Marcos dictatorship

Revival of Philippine Sugar Corporation triggers trauma of sugar crisis under dictatorship

Iya Gozum

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Revival of Philippine Sugar Corporation triggers trauma of sugar crisis under dictatorship
Sugar workers hark back to the sugar monopoly that hurt farmers’ livelihood and caused the Negros famine

MANILA, Philippines – The recent talks of the revival of the Philippine Sugar Corporation (PhilSuCor) has resurfaced trauma of the sugar crisis during Marcos dictatorship era, sugar workers said on Friday, May 19.

“Nakaka-trigger talaga ng trauma naming sugar workers itong pag-ungkat ng anak ng diktador sa bangkay ng PhilSuCor,” said John Milton Lozande, chairperson of National Federation of Sugar Workers. (The resurrection of PhilSuCor triggers the trauma of sugar workers.)

Recently, President Ferdinand Marcos Jr. said in a meeting with stakeholders that he wants to revive PhilSuCor to help boost the country’s sugar production. Sugar workers though were not represented in that Wednesday meeting in the Palace.

When created by the dictator Ferdinand E. Marcos back in 1983, PhilSuCor was tasked to provide financing “in the acquisition, rehabilitation and/or expansion of sugar mills, refineries, and other related facilities used in the manufacture, packing, storage, distribution, and shipment of sugar and its by-products and derivatives.”

Despite the political will to revive the corporation – and the support Marcos is getting from stakeholders – PhilSuCor’s image is already marred by its history.

Created during the twilight of the dictatorship, PhilSuCor stood in the shadows cast by the sugar-trading monopoly that manipulated prices, encumbered small farmers, and set off the Negros famine in the 1980s.

The land-grabbing and the scourge of hunger during those years are still fresh in the memory of sugar workers, said Lozande.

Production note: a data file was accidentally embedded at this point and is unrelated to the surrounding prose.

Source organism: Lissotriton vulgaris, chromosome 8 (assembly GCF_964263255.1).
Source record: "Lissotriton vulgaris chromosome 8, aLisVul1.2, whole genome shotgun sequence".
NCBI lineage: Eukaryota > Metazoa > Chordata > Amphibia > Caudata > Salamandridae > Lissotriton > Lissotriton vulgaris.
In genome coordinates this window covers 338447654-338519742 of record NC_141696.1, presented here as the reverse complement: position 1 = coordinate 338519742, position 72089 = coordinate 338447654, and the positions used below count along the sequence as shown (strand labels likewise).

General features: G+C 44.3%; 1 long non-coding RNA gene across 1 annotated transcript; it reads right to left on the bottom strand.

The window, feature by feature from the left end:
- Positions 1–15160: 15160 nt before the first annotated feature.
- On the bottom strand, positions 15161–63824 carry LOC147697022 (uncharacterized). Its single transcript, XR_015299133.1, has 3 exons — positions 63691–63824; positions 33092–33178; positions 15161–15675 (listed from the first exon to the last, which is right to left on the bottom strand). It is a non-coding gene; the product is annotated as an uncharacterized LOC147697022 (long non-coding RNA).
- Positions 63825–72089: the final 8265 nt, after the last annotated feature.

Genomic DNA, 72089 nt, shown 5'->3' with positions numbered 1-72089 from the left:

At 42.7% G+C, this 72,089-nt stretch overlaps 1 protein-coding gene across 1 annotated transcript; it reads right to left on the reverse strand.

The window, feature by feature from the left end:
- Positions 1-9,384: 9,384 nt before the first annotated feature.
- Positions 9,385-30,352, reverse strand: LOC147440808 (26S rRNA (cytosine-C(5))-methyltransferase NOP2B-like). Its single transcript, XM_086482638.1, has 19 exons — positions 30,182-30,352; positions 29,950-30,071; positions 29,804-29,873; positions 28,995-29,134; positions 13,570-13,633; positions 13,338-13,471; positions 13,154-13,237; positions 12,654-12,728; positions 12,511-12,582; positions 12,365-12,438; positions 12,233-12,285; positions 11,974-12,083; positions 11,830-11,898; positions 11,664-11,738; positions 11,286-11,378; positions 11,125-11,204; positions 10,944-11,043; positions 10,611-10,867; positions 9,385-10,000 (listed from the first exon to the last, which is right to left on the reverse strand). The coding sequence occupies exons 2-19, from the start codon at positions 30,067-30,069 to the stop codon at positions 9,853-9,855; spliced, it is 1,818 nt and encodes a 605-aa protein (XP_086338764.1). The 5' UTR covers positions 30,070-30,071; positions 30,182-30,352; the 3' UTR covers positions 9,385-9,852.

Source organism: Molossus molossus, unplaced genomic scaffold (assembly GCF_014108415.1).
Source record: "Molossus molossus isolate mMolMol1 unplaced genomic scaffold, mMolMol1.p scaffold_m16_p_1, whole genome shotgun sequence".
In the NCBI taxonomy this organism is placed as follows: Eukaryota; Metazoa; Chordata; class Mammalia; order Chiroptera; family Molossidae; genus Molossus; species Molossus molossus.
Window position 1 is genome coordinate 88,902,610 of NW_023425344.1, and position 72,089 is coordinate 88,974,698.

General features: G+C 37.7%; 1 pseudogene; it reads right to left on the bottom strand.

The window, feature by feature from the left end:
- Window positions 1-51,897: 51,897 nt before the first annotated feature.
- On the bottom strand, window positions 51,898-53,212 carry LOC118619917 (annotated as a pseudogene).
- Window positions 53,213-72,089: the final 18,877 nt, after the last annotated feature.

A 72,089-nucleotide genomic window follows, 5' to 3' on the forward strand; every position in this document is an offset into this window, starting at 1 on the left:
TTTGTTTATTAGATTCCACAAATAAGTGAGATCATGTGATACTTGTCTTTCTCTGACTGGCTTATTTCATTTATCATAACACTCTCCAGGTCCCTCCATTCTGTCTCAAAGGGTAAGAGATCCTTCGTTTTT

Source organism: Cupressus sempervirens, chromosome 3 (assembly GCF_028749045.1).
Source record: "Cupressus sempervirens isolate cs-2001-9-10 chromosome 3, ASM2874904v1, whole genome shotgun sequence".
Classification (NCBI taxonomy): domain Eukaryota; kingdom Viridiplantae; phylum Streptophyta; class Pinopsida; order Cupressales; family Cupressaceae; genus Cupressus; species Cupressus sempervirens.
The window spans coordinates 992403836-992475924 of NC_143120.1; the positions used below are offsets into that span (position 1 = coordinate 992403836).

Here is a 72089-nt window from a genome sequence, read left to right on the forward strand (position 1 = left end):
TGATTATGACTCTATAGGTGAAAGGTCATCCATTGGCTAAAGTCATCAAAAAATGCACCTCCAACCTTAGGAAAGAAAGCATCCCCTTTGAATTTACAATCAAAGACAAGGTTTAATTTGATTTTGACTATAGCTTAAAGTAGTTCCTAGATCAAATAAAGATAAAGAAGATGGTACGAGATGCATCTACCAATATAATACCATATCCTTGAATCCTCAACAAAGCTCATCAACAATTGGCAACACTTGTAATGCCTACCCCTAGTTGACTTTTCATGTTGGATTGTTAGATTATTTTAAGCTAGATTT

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Ariel Casilao, acting chairperson of Unyon ng mga Manggagawa sa Agrikultura, warned, “Magiging Benedic2.0 ito, panibagong kroniyismo sa panibagong Marcos.” (This revival will result to Benedic2.0 – a new crony system under a new Marcos president.)

‘Benedic2.0’ is a play on the name of Marcos close associate Roberto Benedicto, dubbed ‘Sugar King’ in the heydays of the sugar monopoly. Benedicto headed the National Sugar Trading Corporation and the Philippine Sugar Commission in the 1970s. According to a Washington Post report in 1986, cronies were able to divert around $1 billion from sugar sales.

Marcos in the ‘right direction’

Some stakeholders, however, find the revival a harbinger of good things to come for the industry.

In an ANC interview on Friday, May 19, United Sugar Producers Federation of the Philippines President Manuel Lamata lauded Marcos move to revive the corporation, calling it a step in the ‘right direction.’

“It has worked in the past,” Lamata maintained. “It has helped a lot of people, a lot of farmers, a lot of sugar millers [wherein] they could attain loans and credit from that corporation.”

It was actually lamentable that a working corporation like PhilSuCor had to be closed down because of politicking, said Lamata.

“It was closed down through political reasons. That’s how I saw it.” Lamata, however, did not specify what these reasons are.

In 2018, former president Rodrigo Duterte ordered the abolition of PhilSuCor. The administration then said that the corporation’s mandate was redundant of that of the Sugar Regulatory Administration’s (SRA).

The sugar industry is now reeling from a crisis and alleged cartels. Since last year, the SRA has seen executives step down in light of the sugar import mess. Marcos, serving concurrently as agriculture chief, has been approving importations of sugar to address the country’s demand and to lower prices. –

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Iya Gozum

Iya Gozum covers the environment, agriculture, and science beats for Rappler.